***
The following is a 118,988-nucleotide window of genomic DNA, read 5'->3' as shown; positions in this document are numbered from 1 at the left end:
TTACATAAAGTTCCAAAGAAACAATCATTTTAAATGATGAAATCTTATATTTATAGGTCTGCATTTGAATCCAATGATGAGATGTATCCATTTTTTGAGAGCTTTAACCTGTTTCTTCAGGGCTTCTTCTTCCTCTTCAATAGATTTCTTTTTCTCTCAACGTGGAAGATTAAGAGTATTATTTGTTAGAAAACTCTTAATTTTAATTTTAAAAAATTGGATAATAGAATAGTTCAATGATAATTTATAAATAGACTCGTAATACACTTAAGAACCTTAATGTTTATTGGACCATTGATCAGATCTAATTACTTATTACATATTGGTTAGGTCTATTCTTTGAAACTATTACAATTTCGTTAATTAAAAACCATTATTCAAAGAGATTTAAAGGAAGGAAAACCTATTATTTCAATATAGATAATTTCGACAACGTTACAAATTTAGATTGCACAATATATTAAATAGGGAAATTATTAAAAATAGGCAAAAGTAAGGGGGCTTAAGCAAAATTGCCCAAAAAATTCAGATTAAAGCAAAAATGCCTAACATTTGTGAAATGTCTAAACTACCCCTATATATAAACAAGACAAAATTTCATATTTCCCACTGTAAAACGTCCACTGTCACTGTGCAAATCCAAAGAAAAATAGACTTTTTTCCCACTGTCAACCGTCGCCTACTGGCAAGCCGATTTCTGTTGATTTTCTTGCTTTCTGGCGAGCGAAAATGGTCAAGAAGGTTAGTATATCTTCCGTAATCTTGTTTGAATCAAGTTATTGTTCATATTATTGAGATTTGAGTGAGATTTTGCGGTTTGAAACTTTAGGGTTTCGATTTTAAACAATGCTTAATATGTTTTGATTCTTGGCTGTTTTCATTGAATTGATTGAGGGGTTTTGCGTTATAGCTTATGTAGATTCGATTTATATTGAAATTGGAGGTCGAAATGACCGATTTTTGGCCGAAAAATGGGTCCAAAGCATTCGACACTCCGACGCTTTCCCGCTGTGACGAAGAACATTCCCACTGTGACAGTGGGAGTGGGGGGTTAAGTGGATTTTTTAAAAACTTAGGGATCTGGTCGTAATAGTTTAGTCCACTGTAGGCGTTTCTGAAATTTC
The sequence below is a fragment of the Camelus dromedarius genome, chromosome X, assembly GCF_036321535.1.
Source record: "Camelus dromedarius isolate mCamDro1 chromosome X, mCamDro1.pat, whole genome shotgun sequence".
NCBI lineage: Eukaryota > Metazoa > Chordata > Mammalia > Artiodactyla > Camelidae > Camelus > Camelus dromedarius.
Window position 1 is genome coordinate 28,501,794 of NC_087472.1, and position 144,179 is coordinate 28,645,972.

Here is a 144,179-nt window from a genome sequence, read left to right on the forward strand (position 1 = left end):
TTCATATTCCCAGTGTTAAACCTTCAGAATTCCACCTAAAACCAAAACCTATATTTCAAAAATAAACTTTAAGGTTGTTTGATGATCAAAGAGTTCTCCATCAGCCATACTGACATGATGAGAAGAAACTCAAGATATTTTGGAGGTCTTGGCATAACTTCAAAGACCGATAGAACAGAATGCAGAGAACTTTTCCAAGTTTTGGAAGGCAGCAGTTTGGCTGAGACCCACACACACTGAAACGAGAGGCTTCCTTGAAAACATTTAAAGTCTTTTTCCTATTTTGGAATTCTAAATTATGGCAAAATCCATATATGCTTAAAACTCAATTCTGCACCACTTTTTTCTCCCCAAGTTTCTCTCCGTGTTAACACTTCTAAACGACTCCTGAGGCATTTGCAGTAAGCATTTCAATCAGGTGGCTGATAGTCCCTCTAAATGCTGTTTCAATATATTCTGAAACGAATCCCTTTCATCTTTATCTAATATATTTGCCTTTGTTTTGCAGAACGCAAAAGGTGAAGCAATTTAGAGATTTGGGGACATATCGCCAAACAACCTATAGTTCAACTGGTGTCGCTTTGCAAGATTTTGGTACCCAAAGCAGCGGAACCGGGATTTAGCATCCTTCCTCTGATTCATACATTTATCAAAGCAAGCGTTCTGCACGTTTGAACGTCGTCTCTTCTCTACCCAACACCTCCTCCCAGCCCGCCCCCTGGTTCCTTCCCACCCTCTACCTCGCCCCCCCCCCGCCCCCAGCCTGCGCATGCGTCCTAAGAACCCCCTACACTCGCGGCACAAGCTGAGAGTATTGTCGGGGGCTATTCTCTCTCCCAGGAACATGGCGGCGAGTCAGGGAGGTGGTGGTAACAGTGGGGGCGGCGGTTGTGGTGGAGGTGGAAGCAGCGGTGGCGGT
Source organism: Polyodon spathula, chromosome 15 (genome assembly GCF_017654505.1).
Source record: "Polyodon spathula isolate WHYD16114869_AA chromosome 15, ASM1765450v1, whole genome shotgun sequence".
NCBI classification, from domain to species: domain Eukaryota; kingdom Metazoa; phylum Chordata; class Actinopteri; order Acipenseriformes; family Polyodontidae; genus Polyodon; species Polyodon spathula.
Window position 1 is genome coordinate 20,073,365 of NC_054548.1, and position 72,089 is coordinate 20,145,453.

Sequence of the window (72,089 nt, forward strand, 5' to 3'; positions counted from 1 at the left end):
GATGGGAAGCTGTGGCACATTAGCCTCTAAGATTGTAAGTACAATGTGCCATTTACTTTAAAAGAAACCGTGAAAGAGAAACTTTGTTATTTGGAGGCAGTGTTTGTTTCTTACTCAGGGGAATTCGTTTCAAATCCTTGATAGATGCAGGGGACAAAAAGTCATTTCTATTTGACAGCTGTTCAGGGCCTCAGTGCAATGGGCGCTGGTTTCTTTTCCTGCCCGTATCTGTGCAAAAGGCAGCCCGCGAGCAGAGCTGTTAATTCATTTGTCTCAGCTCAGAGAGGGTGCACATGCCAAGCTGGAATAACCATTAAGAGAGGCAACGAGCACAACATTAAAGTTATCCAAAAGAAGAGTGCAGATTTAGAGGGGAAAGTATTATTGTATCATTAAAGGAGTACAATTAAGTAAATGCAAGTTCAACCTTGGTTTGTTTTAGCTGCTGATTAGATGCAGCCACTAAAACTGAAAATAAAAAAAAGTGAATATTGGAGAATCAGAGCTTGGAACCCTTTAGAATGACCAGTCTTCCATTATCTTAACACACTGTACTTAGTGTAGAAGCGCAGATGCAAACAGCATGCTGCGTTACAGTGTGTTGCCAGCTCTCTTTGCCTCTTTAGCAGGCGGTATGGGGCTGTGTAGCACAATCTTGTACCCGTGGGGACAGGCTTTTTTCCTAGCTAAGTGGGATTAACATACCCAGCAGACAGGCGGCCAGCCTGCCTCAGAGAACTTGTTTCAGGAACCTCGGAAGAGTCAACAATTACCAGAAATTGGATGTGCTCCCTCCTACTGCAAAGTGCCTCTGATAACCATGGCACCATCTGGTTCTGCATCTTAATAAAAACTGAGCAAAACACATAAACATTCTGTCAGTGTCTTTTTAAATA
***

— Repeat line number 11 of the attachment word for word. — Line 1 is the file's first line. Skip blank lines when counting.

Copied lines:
NCBI classification, from domain to species: domain Eukaryota; kingdom Metazoa; phylum Chordata; class Actinopteri; order Acipenseriformes; family Polyodontidae; genus Polyodon; species Polyodon spathula.